LTO-6 In An i6000

The i2000 & i6000

Around December 2018 I purchased a used Scalar i2000 and a few weeks later a used Scalar i6000 gen1. Both are from Quantum. Although ADIC made the previous revisions. IIRC there is a third vendor that also sold them under their name. 

Both the i2000 and i6000 gen1 are the exact same hardware, just different software. The i6000 gen2 has a very different picker and other upgraded hardware. You can tell gen2 hardware from gen1 by a cone shaped plastic cover over the top of the picker. The gen1 hardware is basically flat. Gen2 hardware only supports LTO-1 through LTO-8. Gen1 hardware can support either SDLT and up to LTO-5 if the firmware is less than or equal to 617G. If it's above 617G then it's LTO-1 to LTO-8; they dropped SDLT support and added newer LTO revisions. 

The gen1 hardware has a few options on the control unit (that's the first rack with the MCB (aka main control board), picker, and first tape drive. One option is zero to four FC blades. Some models do 1/2 Gbps while others do 1/2/4 Gbps. They're useful for older, slower drives if you want to keep the amount of cabling down and/or reduce the number of FC switch ports you need. But they do require you to map LUN IDs to WWNs on them; they only expose one WWN on the external ports. My guess here is that it was done this way so they didn't have to implement a full FC switch. 

Another option are EEBs, aka Ethernet Expander Boards. They hook to newer LTO drives and enable a few features including library management via the LTO drive's WWN, faster drive firmware updates, and some other things I think. They're expensive to get used so I don't have any right now. 

While the i2000 has a few hardware issues, namely the robot is unhappy, the i6000 works great with LTO-5 and below. After months of effort I was finally able to procure a used MCB (aka main control board) with a newer revision of firmware. The previous version, 617G, could do SDLT and up to LTO-5. The new firmware, 657G, works great with LTO-1 through LTO-6. Supposedly, although I can't test this at the moment, it works up through LTO-8.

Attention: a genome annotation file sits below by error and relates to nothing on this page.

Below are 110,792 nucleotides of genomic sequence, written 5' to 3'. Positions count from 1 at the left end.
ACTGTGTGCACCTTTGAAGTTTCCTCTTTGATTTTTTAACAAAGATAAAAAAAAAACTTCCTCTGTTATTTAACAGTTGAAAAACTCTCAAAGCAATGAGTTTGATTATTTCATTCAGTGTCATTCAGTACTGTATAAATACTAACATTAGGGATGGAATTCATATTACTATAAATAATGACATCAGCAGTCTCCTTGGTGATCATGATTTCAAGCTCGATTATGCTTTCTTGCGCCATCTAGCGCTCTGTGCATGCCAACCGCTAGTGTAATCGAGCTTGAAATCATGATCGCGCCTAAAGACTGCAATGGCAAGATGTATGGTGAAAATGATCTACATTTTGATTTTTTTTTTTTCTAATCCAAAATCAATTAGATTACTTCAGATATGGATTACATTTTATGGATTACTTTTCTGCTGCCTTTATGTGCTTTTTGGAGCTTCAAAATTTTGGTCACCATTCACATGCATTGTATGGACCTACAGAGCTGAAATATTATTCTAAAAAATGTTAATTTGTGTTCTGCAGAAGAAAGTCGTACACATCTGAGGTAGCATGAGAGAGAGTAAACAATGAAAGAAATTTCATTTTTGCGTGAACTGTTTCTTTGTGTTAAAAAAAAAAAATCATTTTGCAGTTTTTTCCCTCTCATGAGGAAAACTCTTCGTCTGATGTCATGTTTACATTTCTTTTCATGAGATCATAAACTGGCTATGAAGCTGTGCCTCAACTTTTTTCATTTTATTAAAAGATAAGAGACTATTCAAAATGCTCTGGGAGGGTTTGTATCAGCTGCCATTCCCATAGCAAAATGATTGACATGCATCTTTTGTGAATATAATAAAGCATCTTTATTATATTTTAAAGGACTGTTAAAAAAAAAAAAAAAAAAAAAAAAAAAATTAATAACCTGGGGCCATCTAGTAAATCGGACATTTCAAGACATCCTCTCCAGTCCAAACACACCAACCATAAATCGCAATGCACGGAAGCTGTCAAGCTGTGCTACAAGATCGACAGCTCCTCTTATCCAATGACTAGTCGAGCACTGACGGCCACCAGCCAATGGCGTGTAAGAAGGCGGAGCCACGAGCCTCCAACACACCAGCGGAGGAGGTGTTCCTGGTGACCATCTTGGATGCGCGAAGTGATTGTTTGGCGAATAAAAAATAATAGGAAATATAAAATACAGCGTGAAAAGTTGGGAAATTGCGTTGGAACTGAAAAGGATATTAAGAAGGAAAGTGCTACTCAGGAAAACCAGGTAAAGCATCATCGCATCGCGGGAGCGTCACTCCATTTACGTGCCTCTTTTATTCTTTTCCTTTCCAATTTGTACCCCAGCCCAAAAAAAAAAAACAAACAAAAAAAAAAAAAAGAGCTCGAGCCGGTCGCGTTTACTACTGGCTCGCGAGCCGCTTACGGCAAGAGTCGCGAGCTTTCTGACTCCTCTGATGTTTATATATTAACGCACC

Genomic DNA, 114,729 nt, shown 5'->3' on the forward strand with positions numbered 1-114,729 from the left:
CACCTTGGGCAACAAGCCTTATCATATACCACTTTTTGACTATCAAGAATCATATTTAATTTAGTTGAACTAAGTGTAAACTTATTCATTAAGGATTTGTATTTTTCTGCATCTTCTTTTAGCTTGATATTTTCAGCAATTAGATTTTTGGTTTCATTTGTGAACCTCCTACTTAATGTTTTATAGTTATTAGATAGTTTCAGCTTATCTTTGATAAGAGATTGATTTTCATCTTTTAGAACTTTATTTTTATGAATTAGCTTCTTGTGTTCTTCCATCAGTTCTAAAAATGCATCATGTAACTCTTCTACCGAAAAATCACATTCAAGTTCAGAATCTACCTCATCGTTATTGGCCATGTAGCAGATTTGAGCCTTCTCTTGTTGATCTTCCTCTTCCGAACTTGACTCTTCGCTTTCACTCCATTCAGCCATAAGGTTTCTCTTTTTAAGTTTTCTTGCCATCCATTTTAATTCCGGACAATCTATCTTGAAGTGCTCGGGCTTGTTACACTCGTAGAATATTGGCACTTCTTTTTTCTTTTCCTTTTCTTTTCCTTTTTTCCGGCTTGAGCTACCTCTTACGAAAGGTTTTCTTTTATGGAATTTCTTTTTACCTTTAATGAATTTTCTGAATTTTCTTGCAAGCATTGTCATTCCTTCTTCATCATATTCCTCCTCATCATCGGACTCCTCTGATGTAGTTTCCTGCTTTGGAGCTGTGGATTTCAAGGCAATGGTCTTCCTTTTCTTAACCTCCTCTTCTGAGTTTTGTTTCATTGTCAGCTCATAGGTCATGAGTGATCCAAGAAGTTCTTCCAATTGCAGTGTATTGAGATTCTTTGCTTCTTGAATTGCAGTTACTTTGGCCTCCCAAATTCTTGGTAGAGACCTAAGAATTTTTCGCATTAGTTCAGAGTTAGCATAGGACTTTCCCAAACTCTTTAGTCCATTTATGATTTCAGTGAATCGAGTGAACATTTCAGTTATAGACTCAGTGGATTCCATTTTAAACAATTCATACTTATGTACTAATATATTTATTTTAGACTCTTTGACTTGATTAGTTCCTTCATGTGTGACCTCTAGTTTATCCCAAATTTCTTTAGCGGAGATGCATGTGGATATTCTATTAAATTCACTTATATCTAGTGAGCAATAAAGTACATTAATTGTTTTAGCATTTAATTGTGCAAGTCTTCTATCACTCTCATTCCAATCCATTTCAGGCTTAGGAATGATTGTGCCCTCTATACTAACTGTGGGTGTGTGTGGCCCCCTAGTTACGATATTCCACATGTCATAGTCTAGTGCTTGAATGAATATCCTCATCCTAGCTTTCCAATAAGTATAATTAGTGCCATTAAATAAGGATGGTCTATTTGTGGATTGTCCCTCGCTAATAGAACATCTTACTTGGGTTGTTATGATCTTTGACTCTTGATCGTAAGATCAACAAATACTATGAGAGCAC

The i6000 is attached to my storage nodes via two Cisco FC switches. Since I only had 4/8 Gbps FC SFPs around I ended up hooking the library's control port, which is 1Gbps, to a FC blade's input and the FC blade's output to the switch. Then the FC mapping in the i6000's software had to be set to map the control channel to a LUN on the FC blade. The LTO-6 drives are all hooked directly to the FC switch as they support 8Gbps FC while the FC blades only go up to 4Gbps. From the switch I have a 2x8Gbps trunk back to a second switch which is then hooked to all of my storage nodes via 2x or 4x 8Gbps lines. 

My i6000 in its current drive configuration (2x LTO-3, 2x LTO-4, 2x LTO-5, 1x LTO-6, & 5x unused drive bays) can hold 720 tapes. Currently I have 362 LTO-6 tapes and 7 cleaning tapes. This results in 905 TB of tape. All of the tape has barcodes on it. Although there is no real pattern to the barcodes as some was purchased with barcodes already in place and others without. Bacula keeps track of what tape holds what files in it's Postgresql database. 


The backup server, which runs Bacula, is currently running Bacula Director (bacula-dir) and Bacula Storage Daemon (bacula-sd) on the same system. This and all other systems are Linux based - CentOS 7 to be exact.

Currently the bacula-fd (the client, Bacula File Daemon) is installed on all systems that need backups performed for. This includes all of the local el7 systems, a few remote el7 systems, and a local windows 10 desktop. 

Since 80% of the storage is directly attached to one system, the bacula-sd is located on that system. This reduces overall network traffic and helps speed up backups for this system. Although now that the i6000 is online and will have more tape drives soon it would be possible to have more nodes with bacula-sd on them to split up the backup load some. 

The storage being backed up is either OS configuration files or the big heavy hitter - ZFS backed arrays. These arrays range in size from 25TiB to over 100TiB in usable size and are mostly either 8TB or 2TB disks. RAIDz3 is used for 12 disks and above while RAIDz2 is used for lower disks count VDEVs. To help keep the pools flexible to changes each VDEV is in its own zpool. The pools are then merged via glusterfs or mergerfs depending on requirements. 

Bacula uses both tape and a few TB of disk for backup storage. The quick backups are all small in size and run at least once a day if not every hour in a few special cases. The normal backups run daily or weekly and capture pretty much everything. They go directly to tape. 

Since large file backups and everything else backups have very different needs they've been split into two separate bacula pools. The everything else backups go to a small pool of tape, are retained for a long period of time, and occur fairly frequently. The large file backups do incrementals weekly and fulls every six months.

One cool thing about the large file backups: A single job that does 250+ TiB of data would be a problem if it failed at 95% and would take days or weeks to run. So the large file jobs are split up by the first letter or first two letters of the top level directory name. This results in close to 7k jobs but each job is a reasonable size. Further more the full backups can be staggered. A small Python script was created to generate the required configurations for this automatically. The total size of the generated configurations is over 75MB. 

All of the Bacula jobs are run automatically by Bacula Director in one of a few configured cadences. This combined with all tapes being in one library result in a 100% automatic backup solution.